So I think it is a little bit less today about governments and more about associations regarding regulating blockchain adoption. That being said I wouldn’t be surprised to see in areas like food, especially products that may be commonly recalled, to see regulatory framework around blockchain integration to be developed. But I do think you will see associations or industries creating their own regulations before we see governments potentially doing the same.

(TRENT) So if we play off of that idea, we know that right now the US doesn’t really have any regulations regarding cryptocurrencies or tokenomic business models. How is it that MyStory can be implemented here in the States since it leverages the VeChain blockchain which uses a tokenomic model?

(BRETT) This is one of the many reasons that we partnered with VeChain as opposed to other blockchain partners. VeChain has a variety of protocols in place that allow us to be very flexible with our customers. Keep in mind with our business being 160 years old a lot of our clientele are Fortune 500 companies that have very little interest, 0 to none most times, in holding any type of cryptocurrencies or crypto assets, so they don’t want to invest in that. However, they want the security of blockchain.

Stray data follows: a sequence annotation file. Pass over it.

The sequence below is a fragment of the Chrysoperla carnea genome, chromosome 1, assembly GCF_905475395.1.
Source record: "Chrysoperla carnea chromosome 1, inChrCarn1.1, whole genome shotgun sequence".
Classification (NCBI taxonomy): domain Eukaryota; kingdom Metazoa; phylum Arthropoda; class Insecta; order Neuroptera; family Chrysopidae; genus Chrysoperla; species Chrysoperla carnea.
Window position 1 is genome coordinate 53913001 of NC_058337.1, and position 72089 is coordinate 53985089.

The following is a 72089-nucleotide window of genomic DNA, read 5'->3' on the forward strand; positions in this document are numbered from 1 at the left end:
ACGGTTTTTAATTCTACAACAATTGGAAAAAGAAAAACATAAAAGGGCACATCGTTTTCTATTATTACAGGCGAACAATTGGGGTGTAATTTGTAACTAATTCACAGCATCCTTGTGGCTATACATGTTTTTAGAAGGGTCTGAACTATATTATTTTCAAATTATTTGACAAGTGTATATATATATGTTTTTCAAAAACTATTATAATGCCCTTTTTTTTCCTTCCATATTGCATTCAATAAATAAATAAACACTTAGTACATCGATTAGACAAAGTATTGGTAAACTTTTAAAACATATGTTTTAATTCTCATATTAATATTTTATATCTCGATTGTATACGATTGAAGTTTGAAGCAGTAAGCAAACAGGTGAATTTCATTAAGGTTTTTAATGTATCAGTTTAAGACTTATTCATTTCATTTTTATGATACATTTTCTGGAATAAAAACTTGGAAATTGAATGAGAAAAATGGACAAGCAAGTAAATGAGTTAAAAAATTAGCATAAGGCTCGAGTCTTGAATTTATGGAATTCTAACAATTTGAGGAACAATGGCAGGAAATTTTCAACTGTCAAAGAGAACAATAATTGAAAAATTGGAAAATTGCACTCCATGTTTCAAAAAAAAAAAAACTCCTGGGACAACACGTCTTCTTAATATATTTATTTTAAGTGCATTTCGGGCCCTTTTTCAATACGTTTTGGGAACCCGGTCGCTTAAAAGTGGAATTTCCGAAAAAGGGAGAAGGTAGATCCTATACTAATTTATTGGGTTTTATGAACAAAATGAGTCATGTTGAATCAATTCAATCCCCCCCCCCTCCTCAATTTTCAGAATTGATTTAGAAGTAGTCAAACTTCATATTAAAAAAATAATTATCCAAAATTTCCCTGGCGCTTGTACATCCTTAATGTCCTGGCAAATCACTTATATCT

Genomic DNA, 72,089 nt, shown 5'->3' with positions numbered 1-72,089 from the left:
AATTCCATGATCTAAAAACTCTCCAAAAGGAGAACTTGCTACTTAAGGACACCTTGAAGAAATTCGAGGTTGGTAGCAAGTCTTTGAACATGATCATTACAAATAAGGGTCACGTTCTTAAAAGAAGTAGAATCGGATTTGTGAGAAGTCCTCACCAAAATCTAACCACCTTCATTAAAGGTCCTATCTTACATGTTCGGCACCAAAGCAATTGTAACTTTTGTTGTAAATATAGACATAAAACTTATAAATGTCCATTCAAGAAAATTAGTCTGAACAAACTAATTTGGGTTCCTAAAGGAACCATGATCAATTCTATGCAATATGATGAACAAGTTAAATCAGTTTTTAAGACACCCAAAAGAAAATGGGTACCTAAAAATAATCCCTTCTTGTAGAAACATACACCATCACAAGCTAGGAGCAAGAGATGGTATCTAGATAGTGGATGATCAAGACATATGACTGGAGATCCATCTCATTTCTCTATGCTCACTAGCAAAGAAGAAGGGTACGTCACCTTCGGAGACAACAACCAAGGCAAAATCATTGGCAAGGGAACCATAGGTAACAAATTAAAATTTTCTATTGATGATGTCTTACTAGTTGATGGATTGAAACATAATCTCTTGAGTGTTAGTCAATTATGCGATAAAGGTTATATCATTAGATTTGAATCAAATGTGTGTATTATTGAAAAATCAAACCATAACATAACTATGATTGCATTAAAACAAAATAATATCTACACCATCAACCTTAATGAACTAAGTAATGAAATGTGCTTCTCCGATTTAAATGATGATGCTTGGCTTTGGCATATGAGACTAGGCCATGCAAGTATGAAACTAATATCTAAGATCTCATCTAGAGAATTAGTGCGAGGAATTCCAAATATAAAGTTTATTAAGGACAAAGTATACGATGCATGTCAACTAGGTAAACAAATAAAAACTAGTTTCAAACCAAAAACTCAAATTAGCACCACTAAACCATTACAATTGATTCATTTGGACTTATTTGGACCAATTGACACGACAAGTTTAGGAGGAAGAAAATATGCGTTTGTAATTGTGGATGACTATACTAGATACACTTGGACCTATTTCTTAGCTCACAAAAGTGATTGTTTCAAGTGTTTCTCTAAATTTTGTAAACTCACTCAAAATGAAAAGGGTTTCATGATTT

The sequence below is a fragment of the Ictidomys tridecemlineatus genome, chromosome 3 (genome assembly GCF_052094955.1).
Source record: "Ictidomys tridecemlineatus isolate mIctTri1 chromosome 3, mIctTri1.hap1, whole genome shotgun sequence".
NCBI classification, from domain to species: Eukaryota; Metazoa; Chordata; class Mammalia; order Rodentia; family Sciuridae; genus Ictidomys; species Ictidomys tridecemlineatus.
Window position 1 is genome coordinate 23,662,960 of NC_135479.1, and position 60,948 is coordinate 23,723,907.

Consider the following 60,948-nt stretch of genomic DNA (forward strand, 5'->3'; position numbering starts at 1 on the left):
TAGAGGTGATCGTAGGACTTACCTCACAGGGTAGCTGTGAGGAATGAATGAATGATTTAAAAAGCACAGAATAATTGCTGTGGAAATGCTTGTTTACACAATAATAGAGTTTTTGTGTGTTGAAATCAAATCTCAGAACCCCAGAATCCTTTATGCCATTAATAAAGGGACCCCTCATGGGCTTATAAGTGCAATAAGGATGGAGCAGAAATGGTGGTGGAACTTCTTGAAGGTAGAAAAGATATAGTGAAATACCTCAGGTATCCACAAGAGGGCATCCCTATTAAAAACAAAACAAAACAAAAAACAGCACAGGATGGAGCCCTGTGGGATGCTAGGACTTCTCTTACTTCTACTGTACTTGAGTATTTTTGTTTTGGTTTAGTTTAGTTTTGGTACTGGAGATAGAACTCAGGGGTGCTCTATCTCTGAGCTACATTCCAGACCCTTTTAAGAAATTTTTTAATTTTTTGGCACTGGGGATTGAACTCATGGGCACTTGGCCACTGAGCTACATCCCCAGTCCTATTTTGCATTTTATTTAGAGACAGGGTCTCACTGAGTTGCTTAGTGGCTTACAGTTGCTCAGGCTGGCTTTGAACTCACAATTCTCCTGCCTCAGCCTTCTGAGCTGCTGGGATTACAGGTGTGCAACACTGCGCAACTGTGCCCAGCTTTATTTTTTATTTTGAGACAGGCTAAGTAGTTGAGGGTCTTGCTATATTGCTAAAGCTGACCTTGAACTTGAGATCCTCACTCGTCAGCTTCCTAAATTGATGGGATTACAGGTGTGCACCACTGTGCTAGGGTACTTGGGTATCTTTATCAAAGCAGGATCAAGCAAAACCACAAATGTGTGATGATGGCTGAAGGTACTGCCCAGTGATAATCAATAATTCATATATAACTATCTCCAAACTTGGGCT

VeChain has a protocol called “Fee Delegation” that allows for one party to pay for the transactions of another account. This means users aren’t required to purchase crypto or manage private keys to use the blockchain. These are difficult processes to manage for even advanced crypto-enthusiasts, not to mention a large enterprise such as ourselves. VeChain allows DNV GL to pay for transactions in fiat, and then VeChain handles the conversion to crypto for us on the back end. We get to focus on the blockchain while they focus on the crypto. It makes it easy for us and our clients.

It is a really interesting space. VeChain is really a perfect strategic partner for us because of their commitment to using blockchain towards supply chains. They have an amazing team of people that I work very closely with and that are very closely related to DNV GL across our entire global operation. They have been extremely valuable in helping us change our supply chain tracking models but also our business model in general. It is not only DNV GL coming to the table, but instead DNV GL and VeChain combining together to make things work for our customers.